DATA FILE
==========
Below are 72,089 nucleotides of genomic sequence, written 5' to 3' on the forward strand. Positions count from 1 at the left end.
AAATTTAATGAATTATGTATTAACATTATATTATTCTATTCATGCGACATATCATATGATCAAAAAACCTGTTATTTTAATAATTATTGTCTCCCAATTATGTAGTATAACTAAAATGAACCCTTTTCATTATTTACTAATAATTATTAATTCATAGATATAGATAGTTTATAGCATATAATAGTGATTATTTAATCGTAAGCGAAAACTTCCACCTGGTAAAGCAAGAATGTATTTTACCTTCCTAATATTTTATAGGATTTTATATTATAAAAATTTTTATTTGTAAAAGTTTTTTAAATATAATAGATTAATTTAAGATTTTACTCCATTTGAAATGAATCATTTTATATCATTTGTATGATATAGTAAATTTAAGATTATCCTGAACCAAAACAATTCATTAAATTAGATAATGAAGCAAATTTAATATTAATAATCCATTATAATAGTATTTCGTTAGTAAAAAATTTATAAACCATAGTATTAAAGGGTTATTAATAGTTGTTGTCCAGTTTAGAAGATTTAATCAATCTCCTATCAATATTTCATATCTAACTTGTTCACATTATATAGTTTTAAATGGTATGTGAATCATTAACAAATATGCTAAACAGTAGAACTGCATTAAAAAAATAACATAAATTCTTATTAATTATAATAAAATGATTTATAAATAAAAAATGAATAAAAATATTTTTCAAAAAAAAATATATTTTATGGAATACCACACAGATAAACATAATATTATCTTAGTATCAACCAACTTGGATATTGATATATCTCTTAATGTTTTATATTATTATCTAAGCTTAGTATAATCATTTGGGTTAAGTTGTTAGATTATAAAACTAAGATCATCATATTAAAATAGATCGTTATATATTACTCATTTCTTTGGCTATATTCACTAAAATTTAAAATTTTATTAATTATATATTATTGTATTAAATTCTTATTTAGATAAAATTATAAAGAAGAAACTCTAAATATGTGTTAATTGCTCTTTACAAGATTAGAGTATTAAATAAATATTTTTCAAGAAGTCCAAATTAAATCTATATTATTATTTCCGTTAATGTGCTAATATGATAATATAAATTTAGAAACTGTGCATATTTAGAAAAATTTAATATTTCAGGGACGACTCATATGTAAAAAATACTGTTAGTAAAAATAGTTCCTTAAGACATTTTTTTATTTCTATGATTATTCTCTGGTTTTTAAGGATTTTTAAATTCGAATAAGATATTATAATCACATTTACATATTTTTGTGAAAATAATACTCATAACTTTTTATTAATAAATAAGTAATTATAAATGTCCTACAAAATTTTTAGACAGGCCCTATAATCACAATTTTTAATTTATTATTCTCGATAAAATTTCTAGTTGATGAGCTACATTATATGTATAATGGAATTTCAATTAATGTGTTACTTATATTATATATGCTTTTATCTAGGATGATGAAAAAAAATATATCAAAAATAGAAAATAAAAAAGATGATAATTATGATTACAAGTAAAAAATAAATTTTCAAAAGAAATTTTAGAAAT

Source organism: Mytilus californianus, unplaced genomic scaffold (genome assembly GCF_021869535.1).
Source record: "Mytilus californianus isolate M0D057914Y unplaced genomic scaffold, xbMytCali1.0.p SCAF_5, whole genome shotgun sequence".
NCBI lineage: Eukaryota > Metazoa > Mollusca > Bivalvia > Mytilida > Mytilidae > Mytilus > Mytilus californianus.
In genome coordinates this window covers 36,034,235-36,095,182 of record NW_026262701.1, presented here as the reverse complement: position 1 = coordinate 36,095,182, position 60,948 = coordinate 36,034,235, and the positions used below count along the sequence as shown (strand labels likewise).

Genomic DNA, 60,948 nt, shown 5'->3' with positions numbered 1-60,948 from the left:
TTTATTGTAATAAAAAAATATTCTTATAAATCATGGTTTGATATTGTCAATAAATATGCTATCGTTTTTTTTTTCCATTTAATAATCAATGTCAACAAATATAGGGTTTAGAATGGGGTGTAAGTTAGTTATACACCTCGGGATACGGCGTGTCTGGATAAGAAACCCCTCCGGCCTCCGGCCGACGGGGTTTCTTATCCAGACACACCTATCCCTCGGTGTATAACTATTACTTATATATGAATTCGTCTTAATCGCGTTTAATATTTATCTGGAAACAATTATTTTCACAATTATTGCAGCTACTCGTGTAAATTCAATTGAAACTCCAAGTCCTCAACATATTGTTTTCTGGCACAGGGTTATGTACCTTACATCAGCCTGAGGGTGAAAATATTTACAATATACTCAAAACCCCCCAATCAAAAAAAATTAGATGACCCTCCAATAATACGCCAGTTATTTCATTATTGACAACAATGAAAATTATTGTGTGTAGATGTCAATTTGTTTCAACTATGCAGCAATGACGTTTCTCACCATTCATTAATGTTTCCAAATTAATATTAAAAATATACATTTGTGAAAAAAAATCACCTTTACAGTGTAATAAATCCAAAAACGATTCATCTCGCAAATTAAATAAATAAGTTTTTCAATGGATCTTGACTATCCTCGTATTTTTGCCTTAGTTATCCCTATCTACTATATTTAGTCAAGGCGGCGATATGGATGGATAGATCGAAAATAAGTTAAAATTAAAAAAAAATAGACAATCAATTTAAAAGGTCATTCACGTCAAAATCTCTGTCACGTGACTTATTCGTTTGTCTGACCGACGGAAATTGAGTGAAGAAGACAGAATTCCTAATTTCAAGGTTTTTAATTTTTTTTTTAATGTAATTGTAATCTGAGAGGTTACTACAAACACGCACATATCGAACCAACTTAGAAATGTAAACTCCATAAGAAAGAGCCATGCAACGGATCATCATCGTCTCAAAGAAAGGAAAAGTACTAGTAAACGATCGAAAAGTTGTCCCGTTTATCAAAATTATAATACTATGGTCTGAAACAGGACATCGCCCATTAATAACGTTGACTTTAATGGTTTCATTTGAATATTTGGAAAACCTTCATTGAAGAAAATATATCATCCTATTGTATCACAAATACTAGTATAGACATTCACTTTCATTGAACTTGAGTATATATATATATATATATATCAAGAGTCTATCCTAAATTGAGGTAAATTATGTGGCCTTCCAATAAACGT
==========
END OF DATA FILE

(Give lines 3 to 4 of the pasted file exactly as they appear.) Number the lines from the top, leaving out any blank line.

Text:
Source organism: Mytilus californianus, unplaced genomic scaffold (genome assembly GCF_021869535.1).
Source record: "Mytilus californianus isolate M0D057914Y unplaced genomic scaffold, xbMytCali1.0.p SCAF_5, whole genome shotgun sequence".